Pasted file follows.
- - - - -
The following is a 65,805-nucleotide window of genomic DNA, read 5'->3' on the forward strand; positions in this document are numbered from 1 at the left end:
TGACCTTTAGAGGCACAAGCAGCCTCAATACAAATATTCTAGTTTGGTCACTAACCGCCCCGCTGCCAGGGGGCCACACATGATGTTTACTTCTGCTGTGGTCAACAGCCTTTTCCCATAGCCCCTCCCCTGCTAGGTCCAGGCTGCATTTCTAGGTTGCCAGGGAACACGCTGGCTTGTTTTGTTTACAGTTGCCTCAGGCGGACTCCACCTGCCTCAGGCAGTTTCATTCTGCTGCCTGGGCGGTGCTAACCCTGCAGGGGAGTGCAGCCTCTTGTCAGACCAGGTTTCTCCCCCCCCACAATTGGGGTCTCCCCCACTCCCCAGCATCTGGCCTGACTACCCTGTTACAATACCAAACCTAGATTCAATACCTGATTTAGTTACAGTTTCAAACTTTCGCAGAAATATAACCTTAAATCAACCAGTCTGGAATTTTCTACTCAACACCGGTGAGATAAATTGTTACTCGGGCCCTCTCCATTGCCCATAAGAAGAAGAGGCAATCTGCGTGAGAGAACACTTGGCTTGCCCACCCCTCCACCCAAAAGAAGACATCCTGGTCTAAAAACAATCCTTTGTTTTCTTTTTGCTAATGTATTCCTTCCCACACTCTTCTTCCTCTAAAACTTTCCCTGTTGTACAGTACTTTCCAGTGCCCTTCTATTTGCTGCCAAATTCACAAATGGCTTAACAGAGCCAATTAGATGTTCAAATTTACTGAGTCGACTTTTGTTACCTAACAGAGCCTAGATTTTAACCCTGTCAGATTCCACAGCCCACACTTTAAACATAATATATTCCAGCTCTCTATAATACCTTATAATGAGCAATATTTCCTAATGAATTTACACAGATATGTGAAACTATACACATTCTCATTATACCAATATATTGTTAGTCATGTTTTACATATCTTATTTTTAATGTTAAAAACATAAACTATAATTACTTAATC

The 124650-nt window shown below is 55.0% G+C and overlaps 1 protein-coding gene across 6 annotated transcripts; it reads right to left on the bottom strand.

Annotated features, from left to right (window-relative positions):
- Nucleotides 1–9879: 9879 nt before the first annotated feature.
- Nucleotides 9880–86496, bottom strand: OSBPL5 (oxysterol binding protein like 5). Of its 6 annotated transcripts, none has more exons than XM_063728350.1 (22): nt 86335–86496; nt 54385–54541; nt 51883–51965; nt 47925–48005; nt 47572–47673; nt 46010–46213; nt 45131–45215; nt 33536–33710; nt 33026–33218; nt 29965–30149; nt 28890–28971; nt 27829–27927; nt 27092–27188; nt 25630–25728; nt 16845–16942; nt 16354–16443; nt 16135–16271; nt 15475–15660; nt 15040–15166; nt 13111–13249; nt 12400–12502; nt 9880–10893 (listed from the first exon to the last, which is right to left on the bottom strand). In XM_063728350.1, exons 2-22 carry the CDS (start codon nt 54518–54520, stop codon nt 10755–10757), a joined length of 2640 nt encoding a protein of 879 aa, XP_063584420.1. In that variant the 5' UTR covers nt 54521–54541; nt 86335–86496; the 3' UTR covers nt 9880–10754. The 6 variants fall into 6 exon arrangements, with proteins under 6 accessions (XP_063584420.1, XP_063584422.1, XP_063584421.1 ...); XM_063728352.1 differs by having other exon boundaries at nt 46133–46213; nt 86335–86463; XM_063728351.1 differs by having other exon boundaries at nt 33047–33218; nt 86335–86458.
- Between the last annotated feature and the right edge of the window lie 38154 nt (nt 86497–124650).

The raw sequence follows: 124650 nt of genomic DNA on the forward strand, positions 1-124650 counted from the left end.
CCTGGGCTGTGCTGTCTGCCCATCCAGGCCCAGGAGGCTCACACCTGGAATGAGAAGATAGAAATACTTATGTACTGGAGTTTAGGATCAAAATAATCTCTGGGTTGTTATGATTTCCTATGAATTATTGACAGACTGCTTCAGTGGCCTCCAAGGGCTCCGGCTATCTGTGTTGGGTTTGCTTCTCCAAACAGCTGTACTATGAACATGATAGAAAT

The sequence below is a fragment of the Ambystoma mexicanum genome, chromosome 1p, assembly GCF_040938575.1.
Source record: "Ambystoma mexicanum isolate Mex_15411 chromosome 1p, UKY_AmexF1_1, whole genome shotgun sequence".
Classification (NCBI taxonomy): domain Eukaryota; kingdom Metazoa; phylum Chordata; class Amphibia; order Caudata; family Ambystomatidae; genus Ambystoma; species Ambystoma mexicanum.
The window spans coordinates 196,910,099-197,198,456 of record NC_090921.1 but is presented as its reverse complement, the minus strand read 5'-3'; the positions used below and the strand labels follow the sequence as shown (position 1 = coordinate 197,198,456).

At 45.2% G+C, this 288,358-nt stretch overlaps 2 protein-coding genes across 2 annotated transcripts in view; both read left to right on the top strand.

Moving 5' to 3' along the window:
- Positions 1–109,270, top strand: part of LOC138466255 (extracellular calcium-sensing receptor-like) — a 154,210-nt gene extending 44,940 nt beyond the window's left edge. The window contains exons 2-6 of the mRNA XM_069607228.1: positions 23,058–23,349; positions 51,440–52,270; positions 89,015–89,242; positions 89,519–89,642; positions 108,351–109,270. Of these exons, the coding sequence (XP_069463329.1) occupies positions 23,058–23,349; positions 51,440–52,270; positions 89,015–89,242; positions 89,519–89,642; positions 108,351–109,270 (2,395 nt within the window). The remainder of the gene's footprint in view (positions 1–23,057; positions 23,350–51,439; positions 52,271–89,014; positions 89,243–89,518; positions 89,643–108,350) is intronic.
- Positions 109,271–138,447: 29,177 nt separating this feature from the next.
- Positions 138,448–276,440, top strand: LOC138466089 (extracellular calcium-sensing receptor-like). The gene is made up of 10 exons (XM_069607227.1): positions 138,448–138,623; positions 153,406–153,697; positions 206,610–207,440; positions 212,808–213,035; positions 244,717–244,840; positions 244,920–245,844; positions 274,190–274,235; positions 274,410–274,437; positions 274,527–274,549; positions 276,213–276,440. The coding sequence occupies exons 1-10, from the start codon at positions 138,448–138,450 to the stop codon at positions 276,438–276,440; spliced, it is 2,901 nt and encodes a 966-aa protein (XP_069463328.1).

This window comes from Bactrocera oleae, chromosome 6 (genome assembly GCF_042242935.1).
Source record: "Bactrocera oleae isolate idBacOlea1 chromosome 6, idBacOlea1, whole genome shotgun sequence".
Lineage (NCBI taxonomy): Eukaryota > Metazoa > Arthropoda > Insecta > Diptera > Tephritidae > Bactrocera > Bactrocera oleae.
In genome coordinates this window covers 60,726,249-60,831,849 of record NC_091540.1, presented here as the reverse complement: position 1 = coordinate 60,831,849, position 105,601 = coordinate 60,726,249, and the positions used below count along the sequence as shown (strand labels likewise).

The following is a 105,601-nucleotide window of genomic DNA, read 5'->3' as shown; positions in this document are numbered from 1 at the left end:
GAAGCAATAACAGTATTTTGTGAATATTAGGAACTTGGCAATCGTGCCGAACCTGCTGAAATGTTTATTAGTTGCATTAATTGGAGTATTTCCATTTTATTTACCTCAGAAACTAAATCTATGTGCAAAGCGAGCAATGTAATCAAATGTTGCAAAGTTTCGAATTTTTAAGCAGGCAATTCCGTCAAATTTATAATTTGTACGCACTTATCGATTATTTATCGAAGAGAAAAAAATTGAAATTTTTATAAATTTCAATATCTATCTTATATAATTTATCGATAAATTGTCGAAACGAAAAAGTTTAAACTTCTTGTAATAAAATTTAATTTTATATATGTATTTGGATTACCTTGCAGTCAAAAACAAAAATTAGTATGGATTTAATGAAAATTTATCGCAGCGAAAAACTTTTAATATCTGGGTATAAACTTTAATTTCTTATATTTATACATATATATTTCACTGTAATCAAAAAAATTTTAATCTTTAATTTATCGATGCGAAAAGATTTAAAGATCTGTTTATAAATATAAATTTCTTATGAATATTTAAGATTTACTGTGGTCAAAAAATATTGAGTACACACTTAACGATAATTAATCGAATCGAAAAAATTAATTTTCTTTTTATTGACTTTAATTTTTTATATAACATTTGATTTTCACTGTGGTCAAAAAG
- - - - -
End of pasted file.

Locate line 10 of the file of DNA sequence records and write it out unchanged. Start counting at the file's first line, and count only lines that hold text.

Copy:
The sequence below is a fragment of the Ambystoma mexicanum genome, chromosome 1p, assembly GCF_040938575.1.